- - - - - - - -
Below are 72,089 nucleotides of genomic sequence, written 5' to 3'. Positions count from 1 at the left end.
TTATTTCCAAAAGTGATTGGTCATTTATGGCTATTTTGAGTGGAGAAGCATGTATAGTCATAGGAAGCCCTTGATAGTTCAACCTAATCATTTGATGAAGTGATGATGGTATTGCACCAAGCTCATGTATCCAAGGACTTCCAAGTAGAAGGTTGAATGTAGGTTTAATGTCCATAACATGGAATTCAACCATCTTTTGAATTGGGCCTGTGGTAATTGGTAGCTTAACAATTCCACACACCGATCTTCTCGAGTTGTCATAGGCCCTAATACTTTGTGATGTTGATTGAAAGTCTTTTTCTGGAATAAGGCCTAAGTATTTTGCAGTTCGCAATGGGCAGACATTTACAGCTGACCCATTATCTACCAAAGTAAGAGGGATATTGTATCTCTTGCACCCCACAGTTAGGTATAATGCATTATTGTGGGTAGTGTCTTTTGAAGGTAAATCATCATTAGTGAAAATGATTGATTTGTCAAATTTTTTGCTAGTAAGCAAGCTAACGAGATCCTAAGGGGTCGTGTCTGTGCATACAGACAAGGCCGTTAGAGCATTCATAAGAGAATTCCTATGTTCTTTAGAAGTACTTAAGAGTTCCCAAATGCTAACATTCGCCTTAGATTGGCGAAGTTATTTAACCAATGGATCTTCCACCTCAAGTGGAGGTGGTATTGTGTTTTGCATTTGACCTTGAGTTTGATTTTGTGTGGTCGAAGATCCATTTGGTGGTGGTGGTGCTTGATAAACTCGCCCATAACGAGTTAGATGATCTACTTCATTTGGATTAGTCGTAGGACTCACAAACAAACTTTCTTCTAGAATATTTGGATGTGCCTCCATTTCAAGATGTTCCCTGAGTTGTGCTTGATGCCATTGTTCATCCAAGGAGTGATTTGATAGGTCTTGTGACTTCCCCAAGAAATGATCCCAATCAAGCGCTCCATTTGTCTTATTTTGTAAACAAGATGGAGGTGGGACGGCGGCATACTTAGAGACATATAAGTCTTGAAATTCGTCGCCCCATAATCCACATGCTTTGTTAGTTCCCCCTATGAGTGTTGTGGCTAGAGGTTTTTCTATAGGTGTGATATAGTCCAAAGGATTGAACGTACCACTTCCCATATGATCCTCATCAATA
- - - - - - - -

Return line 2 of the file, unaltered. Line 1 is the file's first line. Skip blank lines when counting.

TTATTTCCAAAAGTGATTGGTCATTTATGGCTATTTTGAGTGGAGAAGCATGTATAGTCATAGGAAGCCCTTGATAGTTCAACCTAATCATTTGATGAAGTGATGATGGTATTGCACCAAGCTCATGTATCCAAGGACTTCCAAGTAGAAGGTTGAATGTAGGTTTAATGTCCATAACATGGAATTCAACCATCTTTTGAATTGGGCCTGTGGTAATTGGTAGCTTAACAATTCCACACACCGATCTTCTCGAGTTGTCATAGGCCCTAATACTTTGTGATGTTGATTGAAAGTCTTTTTCTGGAATAAGGCCTAAGTATTTTGCAGTTCGCAATGGGCAGACATTTACAGCTGACCCATTATCTACCAAAGTAAGAGGGATATTGTATCTCTTGCACCCCACAGTTAGGTATAATGCATTATTGTGGGTAGTGTCTTTTGAAGGTAAATCATCATTAGTGAAAATGATTGATTTGTCAAATTTTTTGCTAGTAAGCAAGCTAACGAGATCCTAAGGGGTCGTGTCTGTGCATACAGACAAGGCCGTTAGAGCATTCATAAGAGAATTCCTATGTTCTTTAGAAGTACTTAAGAGTTCCCAAATGCTAACATTCGCCTTAGATTGGCGAAGTTATTTAACCAATGGATCTTCCACCTCAAGTGGAGGTGGTATTGTGTTTTGCATTTGACCTTGAGTTTGATTTTGTGTGGTCGAAGATCCATTTGGTGGTGGTGGTGCTTGATAAACTCGCCCATAACGAGTTAGATGATCTACTTCATTTGGATTAGTCGTAGGACTCACAAACAAACTTTCTTCTAGAATATTTGGATGTGCCTCCATTTCAAGATGTTCCCTGAGTTGTGCTTGATGCCATTGTTCATCCAAGGAGTGATTTGATAGGTCTTGTGACTTCCCCAAGAAATGATCCCAATCAAGCGCTCCATTTGTCTTATTTTGTAAACAAGATGGAGGTGGGACGGCGGCATACTTAGAGACATATAAGTCTTGAAATTCGTCGCCCCATAATCCACATGCTTTGTTAGTTCCCCCTATGAGTGTTGTGGCTAGAGGTTTTTCTATAGGTGTGATATAGTCCAAAGGATTGAACGTACCACTTCCCATATGATCCTCATCAATA